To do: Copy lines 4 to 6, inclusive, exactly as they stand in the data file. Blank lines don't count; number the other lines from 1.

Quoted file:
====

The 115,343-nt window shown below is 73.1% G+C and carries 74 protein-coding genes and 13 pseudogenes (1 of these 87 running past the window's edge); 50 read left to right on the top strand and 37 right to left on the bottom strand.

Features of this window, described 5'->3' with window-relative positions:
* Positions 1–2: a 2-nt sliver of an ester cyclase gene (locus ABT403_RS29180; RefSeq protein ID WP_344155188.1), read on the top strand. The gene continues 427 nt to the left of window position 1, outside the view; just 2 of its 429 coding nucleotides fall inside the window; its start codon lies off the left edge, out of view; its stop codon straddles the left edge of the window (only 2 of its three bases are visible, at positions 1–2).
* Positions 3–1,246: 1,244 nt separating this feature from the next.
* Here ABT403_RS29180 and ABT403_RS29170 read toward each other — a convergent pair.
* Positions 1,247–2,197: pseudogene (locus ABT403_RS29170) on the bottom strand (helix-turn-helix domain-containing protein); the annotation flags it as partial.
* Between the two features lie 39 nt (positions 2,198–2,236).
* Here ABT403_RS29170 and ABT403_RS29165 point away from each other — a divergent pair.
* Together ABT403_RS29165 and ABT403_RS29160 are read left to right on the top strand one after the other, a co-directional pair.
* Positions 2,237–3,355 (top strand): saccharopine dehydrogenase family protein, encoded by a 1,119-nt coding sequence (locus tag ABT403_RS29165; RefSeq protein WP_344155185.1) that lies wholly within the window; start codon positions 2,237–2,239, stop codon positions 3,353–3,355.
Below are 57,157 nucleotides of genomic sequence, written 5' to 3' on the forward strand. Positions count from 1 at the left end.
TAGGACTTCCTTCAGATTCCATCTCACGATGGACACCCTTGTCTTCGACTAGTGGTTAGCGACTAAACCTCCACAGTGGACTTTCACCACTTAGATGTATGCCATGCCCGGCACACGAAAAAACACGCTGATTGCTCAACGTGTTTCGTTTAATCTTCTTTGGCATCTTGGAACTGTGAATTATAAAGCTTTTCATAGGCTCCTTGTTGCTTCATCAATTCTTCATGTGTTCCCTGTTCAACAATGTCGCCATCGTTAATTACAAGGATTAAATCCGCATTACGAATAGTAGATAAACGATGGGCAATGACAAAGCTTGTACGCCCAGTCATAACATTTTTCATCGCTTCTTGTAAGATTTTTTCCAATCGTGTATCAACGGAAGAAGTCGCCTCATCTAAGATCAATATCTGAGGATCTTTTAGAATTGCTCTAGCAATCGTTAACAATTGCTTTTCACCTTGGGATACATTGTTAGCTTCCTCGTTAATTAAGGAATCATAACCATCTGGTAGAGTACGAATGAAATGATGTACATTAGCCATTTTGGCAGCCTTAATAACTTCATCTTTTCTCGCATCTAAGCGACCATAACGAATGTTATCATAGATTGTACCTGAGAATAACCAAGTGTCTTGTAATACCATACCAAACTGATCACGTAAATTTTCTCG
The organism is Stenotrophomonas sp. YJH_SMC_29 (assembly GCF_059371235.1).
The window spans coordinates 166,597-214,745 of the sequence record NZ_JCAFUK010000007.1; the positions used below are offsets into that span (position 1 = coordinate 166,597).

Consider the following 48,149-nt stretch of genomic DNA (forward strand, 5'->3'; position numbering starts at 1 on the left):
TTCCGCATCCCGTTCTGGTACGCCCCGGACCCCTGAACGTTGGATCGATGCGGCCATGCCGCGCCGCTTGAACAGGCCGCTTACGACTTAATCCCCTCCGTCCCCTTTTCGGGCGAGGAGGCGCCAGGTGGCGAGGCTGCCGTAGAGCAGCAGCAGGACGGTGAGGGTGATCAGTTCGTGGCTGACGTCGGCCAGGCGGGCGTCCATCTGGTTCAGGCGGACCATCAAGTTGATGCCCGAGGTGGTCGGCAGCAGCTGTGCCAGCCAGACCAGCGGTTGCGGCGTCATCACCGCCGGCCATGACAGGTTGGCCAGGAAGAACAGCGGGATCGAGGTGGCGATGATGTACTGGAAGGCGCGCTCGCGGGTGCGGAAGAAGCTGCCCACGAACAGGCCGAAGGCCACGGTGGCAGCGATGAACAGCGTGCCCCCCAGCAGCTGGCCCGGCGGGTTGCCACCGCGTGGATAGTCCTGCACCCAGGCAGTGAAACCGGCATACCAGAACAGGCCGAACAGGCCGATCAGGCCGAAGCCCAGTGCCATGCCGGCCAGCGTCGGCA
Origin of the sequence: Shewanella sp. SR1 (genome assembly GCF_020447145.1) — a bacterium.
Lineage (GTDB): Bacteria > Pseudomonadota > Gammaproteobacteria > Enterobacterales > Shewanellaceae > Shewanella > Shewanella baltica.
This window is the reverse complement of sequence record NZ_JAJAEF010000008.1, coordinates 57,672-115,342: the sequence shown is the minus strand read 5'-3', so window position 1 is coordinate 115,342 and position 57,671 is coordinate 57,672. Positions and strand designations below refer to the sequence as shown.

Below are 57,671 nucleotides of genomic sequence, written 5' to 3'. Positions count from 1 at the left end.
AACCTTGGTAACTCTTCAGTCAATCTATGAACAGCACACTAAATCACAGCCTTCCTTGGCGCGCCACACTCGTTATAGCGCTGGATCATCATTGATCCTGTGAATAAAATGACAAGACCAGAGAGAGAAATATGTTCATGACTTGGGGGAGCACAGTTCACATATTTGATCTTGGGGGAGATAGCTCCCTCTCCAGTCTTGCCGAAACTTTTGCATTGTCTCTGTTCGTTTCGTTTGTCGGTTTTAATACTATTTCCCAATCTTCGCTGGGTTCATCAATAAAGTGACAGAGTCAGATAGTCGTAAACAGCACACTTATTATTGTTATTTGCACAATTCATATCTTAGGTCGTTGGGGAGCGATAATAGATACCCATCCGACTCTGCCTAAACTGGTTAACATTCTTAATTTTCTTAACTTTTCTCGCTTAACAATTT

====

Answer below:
* Positions 3–1,246: 1,244 nt separating this feature from the next.
* Here ABT403_RS29180 and ABT403_RS29170 read toward each other — a convergent pair.
* Positions 1,247–2,197: pseudogene (locus ABT403_RS29170) on the bottom strand (helix-turn-helix domain-containing protein); the annotation flags it as partial.